The woman, identified as Beate Zschäpe, has refused to cooperate with police since turning herself in last week. In the meantime, the case has blown up, with authorities uncovering more and more details of a far-right group they are calling a domestic terrorist organization. They suspect the organization may have murdered eight Turks and one Greek between 2000 and 2006 and fatally shot a policewoman in 2007.
Thirty-six-year-old Zschäpe is suspected of founding and belonging to the National Socialist Underground group with two other men, both of whom are now dead. She is further alleged to have set fire to a house used by the group in an effort to destroy evidence.
Many Germans are asking themselves how the group, which allegedly included far-right extremists who were known to the authorities, could have succeeded in carrying out their crimes undetected for so many years.
German media reported on Sunday that Zschäpe has worked as informant for the German homeland security, which is called Bundesamt für Verfassungsschutz (BfV) or Federal Office for the Protection of Constitution. The BfV denied that claim on Monday. In the 1990's Zschäpe and the two men had attracted the police's attention because of their contacts to an East German far-right organization. They had been observed by the BfV, but in 1998 they went into hiding after guns and explosives had been found by the police. The BfV lost track of them. A BfV's spokesperson on Monday said that his institution will analyze whether it is necessary to change its approach and the organizational structure in the fight against far-right terrorists. On Tuesday representatives of German security institutions have to answer questions in the German Federal Parliament. Some politicians fear that the BfV has concentrated too much on the fight against Islamic terrorists and hence has neglected dangerous neo-Nazi movements.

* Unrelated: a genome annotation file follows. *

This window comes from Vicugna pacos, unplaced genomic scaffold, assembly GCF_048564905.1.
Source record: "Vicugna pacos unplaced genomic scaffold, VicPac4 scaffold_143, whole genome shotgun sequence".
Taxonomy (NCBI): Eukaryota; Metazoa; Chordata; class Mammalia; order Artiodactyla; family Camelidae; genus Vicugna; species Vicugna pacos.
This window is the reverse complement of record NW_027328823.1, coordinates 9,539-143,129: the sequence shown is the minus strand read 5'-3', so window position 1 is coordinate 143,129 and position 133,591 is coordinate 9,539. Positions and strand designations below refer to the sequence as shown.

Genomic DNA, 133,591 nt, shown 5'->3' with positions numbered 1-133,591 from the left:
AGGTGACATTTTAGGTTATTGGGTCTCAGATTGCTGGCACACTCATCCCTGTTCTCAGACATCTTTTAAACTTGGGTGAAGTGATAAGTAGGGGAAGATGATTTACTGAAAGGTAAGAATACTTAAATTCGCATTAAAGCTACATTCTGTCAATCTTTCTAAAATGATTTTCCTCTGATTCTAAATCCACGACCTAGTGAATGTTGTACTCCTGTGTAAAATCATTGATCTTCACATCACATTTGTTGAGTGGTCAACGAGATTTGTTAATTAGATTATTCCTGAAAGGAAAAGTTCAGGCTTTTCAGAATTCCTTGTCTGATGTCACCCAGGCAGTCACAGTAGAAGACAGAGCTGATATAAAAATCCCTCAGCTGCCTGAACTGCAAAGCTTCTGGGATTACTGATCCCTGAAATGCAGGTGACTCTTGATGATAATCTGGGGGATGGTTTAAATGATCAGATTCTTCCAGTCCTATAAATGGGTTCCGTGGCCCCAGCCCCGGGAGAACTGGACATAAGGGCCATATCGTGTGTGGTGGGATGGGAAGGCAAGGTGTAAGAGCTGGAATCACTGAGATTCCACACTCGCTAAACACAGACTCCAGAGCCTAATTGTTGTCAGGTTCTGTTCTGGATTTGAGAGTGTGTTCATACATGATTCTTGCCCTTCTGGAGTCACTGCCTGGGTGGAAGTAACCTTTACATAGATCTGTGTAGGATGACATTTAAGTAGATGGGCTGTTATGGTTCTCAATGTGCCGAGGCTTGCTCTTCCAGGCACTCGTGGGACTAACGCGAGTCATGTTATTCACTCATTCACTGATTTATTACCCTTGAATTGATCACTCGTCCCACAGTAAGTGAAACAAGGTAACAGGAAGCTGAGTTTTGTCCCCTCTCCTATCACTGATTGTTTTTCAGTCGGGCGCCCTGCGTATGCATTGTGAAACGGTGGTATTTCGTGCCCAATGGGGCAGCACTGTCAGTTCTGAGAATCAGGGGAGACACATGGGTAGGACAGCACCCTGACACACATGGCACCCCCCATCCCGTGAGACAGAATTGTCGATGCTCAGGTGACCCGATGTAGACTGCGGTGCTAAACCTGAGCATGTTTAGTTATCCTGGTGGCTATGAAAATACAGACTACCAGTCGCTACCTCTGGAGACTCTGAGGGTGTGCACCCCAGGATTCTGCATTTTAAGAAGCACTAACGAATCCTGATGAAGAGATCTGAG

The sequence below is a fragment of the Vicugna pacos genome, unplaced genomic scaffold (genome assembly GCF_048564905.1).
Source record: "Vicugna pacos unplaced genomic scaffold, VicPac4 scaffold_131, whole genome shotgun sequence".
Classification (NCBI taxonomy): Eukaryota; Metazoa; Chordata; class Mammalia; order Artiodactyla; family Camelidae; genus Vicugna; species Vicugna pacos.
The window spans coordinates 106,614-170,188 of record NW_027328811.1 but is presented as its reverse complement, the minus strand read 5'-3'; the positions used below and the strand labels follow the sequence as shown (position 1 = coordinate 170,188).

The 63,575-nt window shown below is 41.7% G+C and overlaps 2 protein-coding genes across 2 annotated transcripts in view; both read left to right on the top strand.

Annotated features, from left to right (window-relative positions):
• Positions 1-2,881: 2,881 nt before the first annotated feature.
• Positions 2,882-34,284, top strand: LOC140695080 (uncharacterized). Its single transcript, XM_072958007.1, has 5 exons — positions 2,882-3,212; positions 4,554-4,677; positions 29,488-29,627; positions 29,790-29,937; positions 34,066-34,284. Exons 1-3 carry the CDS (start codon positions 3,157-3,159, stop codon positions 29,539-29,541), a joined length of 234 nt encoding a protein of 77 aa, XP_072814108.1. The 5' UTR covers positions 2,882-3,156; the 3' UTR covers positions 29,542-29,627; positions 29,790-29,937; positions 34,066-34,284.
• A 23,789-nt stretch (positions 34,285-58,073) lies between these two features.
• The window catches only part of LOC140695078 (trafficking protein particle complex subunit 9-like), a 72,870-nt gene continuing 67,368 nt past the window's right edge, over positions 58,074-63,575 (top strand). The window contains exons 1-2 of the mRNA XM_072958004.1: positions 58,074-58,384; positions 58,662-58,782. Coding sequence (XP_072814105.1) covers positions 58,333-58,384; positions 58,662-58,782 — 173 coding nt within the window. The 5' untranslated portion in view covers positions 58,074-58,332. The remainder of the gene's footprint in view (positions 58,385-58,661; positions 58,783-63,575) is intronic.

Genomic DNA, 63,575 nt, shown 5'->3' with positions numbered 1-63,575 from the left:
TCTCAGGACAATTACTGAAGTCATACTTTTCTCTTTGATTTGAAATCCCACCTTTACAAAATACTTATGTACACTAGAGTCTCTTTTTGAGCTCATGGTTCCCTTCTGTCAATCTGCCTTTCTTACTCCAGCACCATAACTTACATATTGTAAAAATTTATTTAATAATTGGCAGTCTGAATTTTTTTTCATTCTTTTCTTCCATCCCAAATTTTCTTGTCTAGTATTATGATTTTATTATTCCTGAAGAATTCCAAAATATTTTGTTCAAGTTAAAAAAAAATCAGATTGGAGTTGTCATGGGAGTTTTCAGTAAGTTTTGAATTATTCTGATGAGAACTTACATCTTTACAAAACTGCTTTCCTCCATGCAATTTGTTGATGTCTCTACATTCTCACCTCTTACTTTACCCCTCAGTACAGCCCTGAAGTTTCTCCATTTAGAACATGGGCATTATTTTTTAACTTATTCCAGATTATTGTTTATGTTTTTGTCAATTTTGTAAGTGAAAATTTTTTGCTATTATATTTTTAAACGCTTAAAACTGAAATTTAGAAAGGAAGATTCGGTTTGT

Chancellor Angela Merkel vowed at a party conference in Leipzig to "do everything possible" to clarify the case, and shed light on the murders.
Authorities arrested another suspect over the weekend, a 37-year-old German suspected of having supported the group that is also believed to have carried out a series of bank robberies.
The male suspect, identified only as Holger G. in line with German privacy laws, is to be brought before a judge later on Monday. Prosecutors said the man was known to have been active in the far-right scene since the end of the 1990s and is believed to have aided the trio in the 2007 slaying of a policewoman that had remained unsolved since.
The widening case has sparked a fierce debate over the government's ability to protect the millions of immigrants who call Germany home, even as it seeks to attract more skilled workers from abroad.
The Turkish Foreign Ministry released a statement on the issue on Monday as well and said the arrest of the members of the far-right group justifies concerns of Turkey and Turks living abroad over racist and xenophobic tendencies in Europe. The statement underlined that Turkey expects the German authorities to take every measure available against these extremist tendencies and exert utmost effort to shed light on the crimes committed by such extremists.